We burn our trash out here. There is very little positive about this situation. Maybe a large scale incinerating operation with air scrubbers and metal removal capabilities could provide a somewhat reasonable garbage solution but that is not an option yet out here. Garbage is taken care of on a household basis. It is chucked into a decently large hole somewhere on the property and after enough has accumulated, a fire is lit. This is in an effort to make the hole last longer by reducing the size of the garbage and to help along any reincorporation into the soil. For the most part, the outcome is a low-temperature, plastic-fueled bonfire. Who knows what sort of sinister and noxious things are forged in those bonfires but there is little doubt they are mostly unhealthy for the surrounding population and even the global environment.
My garbage burning addiction will catch up to me eventually. Most likely in the form of multiple cancers and heavy metal poisoning
The personal upside to this waste solution is that fire is amazing. This is one of those cases where one man's trash is another man's treasure. This is because sometimes I get to turn the trash into a glorious inferno. Simultaneously, my environmentally-conscience side sees a rubbish pit as half empty and my pyromaniac side sees it as half full. Wait, strike that and reverse it. Actually, I suppose it would all depend on if I was being pessimistic or optimistic. As you can see, it is a very conflicted state of being! My love of fire is one of my most atavistic features. I enjoy making fires, tending fires, watching fires, cooking over fires, crouching and grunting beside fires. I find them to be calming and stabilizing. In fact, I bet I could start a successful New Age therapy where every so often, one would build a small camp-fire and stare at it for an hour and let the healing begin. It is still in the developmental phase but I can tell that this is a billion dollar idea.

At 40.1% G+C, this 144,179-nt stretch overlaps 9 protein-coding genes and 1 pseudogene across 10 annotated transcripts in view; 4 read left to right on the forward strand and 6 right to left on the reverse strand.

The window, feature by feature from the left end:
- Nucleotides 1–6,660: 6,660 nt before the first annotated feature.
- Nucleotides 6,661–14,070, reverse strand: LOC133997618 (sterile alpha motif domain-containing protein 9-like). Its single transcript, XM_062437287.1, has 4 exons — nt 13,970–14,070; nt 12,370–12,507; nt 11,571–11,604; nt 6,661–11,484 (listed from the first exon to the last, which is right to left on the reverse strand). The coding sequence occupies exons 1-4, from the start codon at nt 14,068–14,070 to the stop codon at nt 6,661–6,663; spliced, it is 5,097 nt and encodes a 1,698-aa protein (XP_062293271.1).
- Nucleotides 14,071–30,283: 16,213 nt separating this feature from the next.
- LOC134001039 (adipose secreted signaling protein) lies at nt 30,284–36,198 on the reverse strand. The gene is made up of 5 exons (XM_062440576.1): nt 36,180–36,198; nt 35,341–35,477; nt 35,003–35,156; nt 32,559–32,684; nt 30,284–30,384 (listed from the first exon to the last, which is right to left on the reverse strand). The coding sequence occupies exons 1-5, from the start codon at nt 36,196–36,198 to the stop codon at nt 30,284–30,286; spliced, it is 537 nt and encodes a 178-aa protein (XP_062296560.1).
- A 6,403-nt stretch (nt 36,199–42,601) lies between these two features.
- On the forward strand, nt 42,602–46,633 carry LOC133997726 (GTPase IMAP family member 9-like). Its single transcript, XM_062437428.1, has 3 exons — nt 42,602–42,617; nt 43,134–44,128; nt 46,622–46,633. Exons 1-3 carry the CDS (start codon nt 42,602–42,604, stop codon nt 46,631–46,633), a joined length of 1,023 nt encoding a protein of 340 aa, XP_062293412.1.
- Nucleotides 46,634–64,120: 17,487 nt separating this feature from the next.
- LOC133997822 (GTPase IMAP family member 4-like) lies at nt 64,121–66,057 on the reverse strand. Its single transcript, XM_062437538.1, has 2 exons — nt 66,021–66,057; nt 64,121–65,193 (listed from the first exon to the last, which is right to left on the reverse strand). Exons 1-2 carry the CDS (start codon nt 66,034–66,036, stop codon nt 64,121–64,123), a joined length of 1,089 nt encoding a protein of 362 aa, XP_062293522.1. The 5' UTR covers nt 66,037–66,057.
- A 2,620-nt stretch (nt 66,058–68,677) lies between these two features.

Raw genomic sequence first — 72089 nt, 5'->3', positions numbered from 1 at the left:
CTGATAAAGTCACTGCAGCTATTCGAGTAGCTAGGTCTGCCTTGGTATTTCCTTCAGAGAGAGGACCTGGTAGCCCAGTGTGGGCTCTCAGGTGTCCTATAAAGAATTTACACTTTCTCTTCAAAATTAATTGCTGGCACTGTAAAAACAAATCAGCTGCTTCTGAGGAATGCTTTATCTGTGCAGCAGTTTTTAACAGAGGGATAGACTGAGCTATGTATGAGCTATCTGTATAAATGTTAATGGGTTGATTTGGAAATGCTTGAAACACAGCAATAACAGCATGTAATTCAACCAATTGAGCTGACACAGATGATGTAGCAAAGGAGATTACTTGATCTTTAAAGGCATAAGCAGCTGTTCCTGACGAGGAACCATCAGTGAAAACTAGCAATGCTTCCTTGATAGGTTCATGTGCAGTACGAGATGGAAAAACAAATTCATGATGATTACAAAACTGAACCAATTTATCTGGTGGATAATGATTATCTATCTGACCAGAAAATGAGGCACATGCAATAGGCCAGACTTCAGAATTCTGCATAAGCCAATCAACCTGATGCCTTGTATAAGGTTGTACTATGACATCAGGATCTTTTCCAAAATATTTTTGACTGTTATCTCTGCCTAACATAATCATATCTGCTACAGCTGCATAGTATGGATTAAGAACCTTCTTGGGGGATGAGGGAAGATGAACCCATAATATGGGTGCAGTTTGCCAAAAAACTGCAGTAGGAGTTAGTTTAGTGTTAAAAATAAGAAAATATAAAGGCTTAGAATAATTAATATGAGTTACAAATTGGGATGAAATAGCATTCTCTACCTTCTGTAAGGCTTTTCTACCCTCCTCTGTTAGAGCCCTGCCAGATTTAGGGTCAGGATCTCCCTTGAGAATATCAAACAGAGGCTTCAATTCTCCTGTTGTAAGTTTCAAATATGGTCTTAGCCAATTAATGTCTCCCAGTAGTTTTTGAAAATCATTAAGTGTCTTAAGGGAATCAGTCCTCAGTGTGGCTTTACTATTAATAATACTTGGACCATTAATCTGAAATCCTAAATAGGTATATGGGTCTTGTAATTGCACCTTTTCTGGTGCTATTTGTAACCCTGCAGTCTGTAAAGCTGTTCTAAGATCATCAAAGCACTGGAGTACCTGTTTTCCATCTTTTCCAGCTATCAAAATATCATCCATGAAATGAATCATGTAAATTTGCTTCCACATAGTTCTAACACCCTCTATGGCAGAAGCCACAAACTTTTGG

Garbage fires don't rank very highly on my favorite activities, it is more of a silver lining issue. Still, how bad should I feel about this and more importantly, are garbage fires a huge problem for my village? Without any solid evidence to guide me, I think not. The people here have very little waste and I would bet the carbon footprint of the entire village is significantly smaller than the same population selected from the U.S. At my host families house, these garbage fires happen once, maybe twice a month. I can't see it happening more frequently at other homes. One, people here are relatively poor so they don't buy many things or they usually buy in bulk with less packaging and two, the village is remote enough that all the things that tend to be garbage pit bound are hard to come by (soda cans, wrappers, all manner of plastic packaging etc.).
The garbage fires might actually be a good thing when thought about in a different way. It is at least taking some sort of action with regards to the waste. Again for the reasons mentioned above, there is little waste in my village but that does not mean that people do not litter. If someone has any bit of trash and isn't within maybe 10 meters of a garbage pit they'll just toss it anywhere. A terrible thing indeed but it doesn't lead to an eyesore in the village, not yet at least. In a larger setting though, even in the next village over, the litter is considerable worse. There are ever growing piles of garbage everywhere. Invariably, the worst offenders are taxis ranks where the ground is actually made of crushed soda cans and ice-juice wrappers.
The first step to correcting and preventing this would be getting people to throw things in a bin. This is hard enough in itself because you first have to convince people that littering is not a good thing because it is apparent that the sights and smells from it are not dissuading anyone. Although, and this may be why no one bothers, the next step is altogether missing. No one is going to come around to collect the bins nor would anyone take it upon themselves to make a landfill or village sized garbage fire. Large scale waste management in a rural context is a difficult thing and unfortunately, I don't really see anybody stepping up to that problem in the near future.